The John Wesley Gillums, my grandparents, have made a decision. They are moving to Wing. They currently live in Pontoon, Arkansas, in the Petit Jean River bottoms. Malaria in Pontoon is a major problem. Wing, 40 miles away, is higher ground, fewer mosquitoes, less sickness.
In the early days of Arkansas, malaria, now known to be spread by mosquitoes, was a very demoralizing force in Arkansas life. It had almost certainly killed more Arkansas people than any other illness, and it would continue killing them by the thousands until midway through the twentieth century. It stole the vitality of many it did not kill, sapping the strength and energy for long periods of time, again and again, year in and year out, until they had been damaged in their souls as badly as in their blood cells. Since doctors did not understand the disease, treatments were often worse than the disease itself.
Here is one man's account:
Violent shaking, and a congealed feeling as though the blood was
suddenly iced. I was smothered in blankets, hot water bottles all
around. After two hours, a hot fit followed, then delirium for twelve
hours, then exhausting perspiration. This was repeated three times
a month, year in and year out.
This was the mildest and most common type. At least 22% got the killer variety.
Quinine helped, no one knew why, but it was not readily available or affordable to Arkansas farmers. Finally, 500,000 homes in Arkansas were doused with DDT between 1947 and 1953. It has since been banned, but the spray from the Great Mosquito War a generation ago remains in the bones of us who experienced it, and it continues to do no telling what to our genes and our future. But it did one thing: it drove malaria from Arkansas. In 1951, the case count was zero.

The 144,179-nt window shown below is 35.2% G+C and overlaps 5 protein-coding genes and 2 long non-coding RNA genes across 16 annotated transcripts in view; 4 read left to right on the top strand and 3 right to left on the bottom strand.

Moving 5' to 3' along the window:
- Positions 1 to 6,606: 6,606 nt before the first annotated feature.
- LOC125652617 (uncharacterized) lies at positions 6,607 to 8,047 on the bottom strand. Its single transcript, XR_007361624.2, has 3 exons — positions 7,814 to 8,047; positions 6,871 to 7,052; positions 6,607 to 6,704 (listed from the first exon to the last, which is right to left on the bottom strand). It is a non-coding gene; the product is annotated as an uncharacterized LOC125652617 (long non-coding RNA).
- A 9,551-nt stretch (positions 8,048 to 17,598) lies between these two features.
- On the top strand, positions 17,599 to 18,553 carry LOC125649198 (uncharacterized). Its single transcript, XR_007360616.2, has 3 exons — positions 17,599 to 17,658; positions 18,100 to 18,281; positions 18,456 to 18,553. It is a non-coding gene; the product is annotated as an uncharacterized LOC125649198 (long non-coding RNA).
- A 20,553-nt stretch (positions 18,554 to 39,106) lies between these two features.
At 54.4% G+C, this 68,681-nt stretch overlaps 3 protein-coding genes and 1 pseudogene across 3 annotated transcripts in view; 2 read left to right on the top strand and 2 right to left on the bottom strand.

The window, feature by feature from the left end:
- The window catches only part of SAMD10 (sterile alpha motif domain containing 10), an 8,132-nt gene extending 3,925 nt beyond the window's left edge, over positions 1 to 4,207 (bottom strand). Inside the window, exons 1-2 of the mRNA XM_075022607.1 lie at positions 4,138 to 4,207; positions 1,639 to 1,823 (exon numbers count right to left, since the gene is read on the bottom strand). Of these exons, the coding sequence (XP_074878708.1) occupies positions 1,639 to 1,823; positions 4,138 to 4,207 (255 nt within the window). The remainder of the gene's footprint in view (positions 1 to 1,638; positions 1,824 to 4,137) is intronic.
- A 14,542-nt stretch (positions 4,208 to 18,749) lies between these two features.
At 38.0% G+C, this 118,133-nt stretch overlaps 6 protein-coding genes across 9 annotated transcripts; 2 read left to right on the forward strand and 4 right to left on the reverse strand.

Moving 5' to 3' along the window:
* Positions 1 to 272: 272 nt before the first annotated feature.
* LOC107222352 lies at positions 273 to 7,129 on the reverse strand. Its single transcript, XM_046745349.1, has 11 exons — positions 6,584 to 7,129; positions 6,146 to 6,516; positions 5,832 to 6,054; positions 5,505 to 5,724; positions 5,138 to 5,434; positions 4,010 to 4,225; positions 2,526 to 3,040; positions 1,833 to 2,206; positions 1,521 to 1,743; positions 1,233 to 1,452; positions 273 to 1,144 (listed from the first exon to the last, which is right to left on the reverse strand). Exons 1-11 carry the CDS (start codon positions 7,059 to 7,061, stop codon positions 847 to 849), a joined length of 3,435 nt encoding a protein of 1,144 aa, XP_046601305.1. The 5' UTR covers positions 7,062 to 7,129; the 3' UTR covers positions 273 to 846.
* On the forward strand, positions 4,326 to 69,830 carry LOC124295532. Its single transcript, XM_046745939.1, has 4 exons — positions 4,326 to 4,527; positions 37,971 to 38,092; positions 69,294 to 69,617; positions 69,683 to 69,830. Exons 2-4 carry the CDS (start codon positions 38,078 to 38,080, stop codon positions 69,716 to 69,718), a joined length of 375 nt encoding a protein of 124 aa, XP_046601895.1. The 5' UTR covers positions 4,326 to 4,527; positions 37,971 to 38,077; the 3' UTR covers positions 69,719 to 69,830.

The move to Wing was made in 1898. I remember Dad showing me where they crossed the Petit Jean River near Ola. There were five children between the ages of four and ten on that trip, but knowing what I've learned about Grandma Gillum, I know they were still and didn't make much racket. "A child is to be seen and not heard " was still a golden rule in our family, half a century later. The trip was made by Ox cart. Problems arose with the land swap, and they had to move back to Pontoon, then move back later. Problems, Problems!
The Wing house was built on the hill overlooking Fourche Valley with the gap of Barnhart creek in the mountains behind. It was, and is, an inspiring sight.
My Dad was 5 when he arrived at Wing. He was destined to move four other times in his life, all within hollering distance of that hill, and he lived out his life there, farming, raising cattle, and raising six kids. I was the last, the tail end of the Wing generation of Gillums.
Please note: I am 67 years old today. As with many others of my generation, I am virtually a computer illiterate. Please be patient with me! This is my first experience with blogging. At this point, I have no clue what to do next. Give me a couple of days, and I will figure out the next move. Thanks! Pat Gillum
Some information about Malaria was from Bob Lancaster, 1988.